The risk-on-trade returned with a vengeance in June, as expectations for a Fed rate cut and cooling trade tensions drove a substantial rally across all asset classes.
- The S&P 500 rose just over 7%—more than erasing May’s selloff.
- The U.S. saw weakening but still expansionary economic indicators, with global indicators weakening notably as well.
- U.S. Treasury yields continued to drift lower even as risk assets rallied, and inflation remained stubbornly low.
After three decades of outperformance, mid cap stocks have lagged for more than two years and now trade at more than a 35% discount (price-to-book) to the S&P 500.
Source: Bloomberg. Ratio shown is the S&P 400 MidCap Index price to book divided by the S&P 500 price-to-book.
Stocks rallied, credit spreads narrowed, commodity prices rose, and U.S. Treasury yields drifted lower—resulting in positive returns across all asset classes.
June’s strong equity market returns were indeed a reminder of how low interest rates support stock prices. But with the added tailwind of de-escalating trade tensions, stocks are becoming closer to fully valued. At the end of May’s selloff, given the low level of interest rates, one could have argued that the S&P 500 was 10% to 15% undervalued. Roughly half that discount is gone now. International stocks are certainly cheap, but weak economic conditions nearly everywhere in the world—even in Germany—could suggest “value trap” more than value. If the asset allocation answer is, therefore, benchmark weight U.S. large cap stocks and underweight international stocks, the overweight opportunity could be U.S. mid cap stocks.
For nearly three decades (12/31/90 to 7/1/19), U.S. mid cap stocks outperformed the S&P 500 by cumulatively 1200%, earning them the title of the “sweet spot” of the equity markets. Since the end of 2016, however, mid caps have lagged the S&P 500 by around 16%. As noted in our chart-of-the-month, mid caps now trade at over a 35% discount (price-to-book) to the S&P 500 compared to parity in 2011 and an average discount over the last decade of less than 15%. While similar observations can be made about small cap stocks, the Russell 2000 is historically a more volatile choice, and the lower quality of small cap stocks—low profitability and high debt levels—may leave them more exposed in the event conditions deteriorate more than, and sooner than, expected.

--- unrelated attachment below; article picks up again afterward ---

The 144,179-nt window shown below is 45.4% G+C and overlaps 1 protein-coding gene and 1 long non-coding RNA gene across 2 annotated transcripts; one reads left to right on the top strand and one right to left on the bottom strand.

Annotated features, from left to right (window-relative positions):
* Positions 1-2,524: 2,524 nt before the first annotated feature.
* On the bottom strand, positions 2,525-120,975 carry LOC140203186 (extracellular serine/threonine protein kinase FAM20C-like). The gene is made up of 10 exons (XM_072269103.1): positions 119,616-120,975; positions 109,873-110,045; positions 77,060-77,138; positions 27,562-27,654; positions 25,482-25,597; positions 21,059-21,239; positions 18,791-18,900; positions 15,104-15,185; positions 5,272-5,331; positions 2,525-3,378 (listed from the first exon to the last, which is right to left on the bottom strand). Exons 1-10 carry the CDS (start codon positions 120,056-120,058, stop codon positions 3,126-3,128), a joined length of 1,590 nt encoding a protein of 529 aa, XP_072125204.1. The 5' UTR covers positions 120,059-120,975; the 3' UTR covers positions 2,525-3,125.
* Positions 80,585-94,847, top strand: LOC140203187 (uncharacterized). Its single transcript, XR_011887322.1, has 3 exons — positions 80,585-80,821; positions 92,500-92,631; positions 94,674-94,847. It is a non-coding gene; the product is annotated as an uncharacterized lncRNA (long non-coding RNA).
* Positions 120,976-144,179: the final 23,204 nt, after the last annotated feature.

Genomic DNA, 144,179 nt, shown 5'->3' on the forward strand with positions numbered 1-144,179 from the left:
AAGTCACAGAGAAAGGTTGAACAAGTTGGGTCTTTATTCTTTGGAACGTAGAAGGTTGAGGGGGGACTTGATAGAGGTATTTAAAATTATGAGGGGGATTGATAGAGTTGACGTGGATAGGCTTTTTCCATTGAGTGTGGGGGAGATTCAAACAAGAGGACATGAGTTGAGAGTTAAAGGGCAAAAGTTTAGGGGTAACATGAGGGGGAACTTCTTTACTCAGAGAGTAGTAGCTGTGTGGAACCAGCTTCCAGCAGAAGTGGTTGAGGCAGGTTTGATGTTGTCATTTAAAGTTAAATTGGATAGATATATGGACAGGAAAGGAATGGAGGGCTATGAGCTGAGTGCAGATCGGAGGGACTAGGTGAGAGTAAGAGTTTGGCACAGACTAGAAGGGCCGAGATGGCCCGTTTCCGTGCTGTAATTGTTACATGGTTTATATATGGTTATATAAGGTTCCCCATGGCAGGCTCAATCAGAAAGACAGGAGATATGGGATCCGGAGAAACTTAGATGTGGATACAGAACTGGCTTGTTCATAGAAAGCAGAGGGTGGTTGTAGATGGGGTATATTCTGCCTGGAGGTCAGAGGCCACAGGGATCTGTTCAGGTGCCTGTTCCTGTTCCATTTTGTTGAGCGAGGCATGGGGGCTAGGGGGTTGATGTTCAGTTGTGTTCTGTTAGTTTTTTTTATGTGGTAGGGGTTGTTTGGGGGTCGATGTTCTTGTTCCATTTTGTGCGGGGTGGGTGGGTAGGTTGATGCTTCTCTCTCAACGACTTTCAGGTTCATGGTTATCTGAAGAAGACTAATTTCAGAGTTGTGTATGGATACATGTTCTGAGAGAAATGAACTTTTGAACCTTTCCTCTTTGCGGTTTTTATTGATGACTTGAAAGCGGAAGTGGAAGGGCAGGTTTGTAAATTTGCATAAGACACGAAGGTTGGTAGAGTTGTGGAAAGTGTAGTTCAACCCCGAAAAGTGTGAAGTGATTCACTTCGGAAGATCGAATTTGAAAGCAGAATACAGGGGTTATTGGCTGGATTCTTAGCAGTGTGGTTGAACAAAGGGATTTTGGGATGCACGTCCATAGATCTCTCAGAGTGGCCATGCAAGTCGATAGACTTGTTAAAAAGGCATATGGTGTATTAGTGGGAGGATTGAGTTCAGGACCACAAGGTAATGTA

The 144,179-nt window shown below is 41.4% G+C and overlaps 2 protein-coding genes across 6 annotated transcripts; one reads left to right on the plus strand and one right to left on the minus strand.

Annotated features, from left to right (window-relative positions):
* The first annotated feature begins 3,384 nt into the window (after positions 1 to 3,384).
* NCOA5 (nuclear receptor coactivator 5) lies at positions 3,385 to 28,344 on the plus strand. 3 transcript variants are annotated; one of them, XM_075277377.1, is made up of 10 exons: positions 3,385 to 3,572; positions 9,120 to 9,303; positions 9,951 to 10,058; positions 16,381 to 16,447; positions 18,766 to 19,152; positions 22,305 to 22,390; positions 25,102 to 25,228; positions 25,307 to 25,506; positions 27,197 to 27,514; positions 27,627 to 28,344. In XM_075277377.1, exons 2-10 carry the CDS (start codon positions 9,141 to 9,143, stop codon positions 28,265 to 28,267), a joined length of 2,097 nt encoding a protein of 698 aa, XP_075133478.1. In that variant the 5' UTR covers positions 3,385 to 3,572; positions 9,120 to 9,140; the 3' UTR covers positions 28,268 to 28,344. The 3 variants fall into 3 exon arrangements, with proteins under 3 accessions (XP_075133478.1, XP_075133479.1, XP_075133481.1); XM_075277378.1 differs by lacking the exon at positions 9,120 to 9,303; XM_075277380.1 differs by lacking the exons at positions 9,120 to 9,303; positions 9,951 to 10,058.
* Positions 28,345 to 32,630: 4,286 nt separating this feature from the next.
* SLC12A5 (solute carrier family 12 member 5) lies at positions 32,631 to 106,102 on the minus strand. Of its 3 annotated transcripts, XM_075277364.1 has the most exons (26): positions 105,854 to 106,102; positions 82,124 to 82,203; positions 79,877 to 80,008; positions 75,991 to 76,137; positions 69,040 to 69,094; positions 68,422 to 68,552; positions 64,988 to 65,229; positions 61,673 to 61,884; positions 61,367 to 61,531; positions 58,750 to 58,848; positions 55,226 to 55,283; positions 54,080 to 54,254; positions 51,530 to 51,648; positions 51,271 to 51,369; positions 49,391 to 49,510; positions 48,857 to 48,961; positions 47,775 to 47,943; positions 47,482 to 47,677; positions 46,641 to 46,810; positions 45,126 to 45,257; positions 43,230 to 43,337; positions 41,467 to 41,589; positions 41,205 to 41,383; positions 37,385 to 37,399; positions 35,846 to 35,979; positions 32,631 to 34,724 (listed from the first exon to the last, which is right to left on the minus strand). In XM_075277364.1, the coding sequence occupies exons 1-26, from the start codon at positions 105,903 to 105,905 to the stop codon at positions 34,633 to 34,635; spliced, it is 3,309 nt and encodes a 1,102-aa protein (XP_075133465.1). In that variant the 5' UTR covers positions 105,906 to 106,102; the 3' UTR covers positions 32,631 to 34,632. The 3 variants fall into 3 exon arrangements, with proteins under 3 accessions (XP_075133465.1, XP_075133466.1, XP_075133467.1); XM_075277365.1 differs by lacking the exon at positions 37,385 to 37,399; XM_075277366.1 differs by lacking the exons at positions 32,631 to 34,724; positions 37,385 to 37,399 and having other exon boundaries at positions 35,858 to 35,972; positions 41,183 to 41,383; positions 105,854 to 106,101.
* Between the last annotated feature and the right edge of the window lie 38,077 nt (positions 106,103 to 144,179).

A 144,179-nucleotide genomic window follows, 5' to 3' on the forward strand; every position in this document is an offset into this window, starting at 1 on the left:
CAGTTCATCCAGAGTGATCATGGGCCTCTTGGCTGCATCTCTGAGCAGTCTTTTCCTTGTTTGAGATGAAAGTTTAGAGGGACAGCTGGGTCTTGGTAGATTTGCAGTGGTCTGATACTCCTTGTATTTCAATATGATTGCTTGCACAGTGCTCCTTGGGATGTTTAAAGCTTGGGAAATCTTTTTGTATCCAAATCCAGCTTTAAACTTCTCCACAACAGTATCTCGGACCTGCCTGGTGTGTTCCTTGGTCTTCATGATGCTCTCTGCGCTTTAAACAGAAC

It’s hard to fault investors who see increased odds of a Fed rate cut—along with a further drifting down of longer-term U.S. Treasury yields—as indications that the coast is clear to invest in those longer-duration U.S. Treasuries. Beware of complacency. More often than not, when the Fed has cut interest rates, the yields on the U.S. 10-year Treasury rise—and prices fall.1 After all, one of the key reasons the Fed cuts the Fed Funds rate is to increase inflation expectations, which is a key driver of longer-term interest rates. That’s especially true right now with the core Personal Consumer Expenditure (PCE) Deflator running at 1.6%, below the Fed’s target of 2%.
1 In the one-year period subsequent to a quarter where the Fed Funds rate has decreased.
The core Personal Consumer Expenditure (PCE) Deflator index measures the prices paid by individuals for goods and services, excluding food and energy.
Short Duration May Be the Way to Go
There’s of course no guarantee this would happen. The Fed may put a stop to the shrinking of its balance sheet. The Fed’s large balance sheet—a core manifestation of quantitative easing—has been one of the factors suppressing longer-term interest rates. But the Fed’s balance sheet is already smaller than it was when the 10-year U.S. Treasury Yield hit its all-time low of just under 1.5%. And the yield curve is still inverted, which rewards the risk of longer-duration bonds with lower yields. Given this, investors may turn toward investment in shorter duration bonds.
Source for data: Bloomberg.
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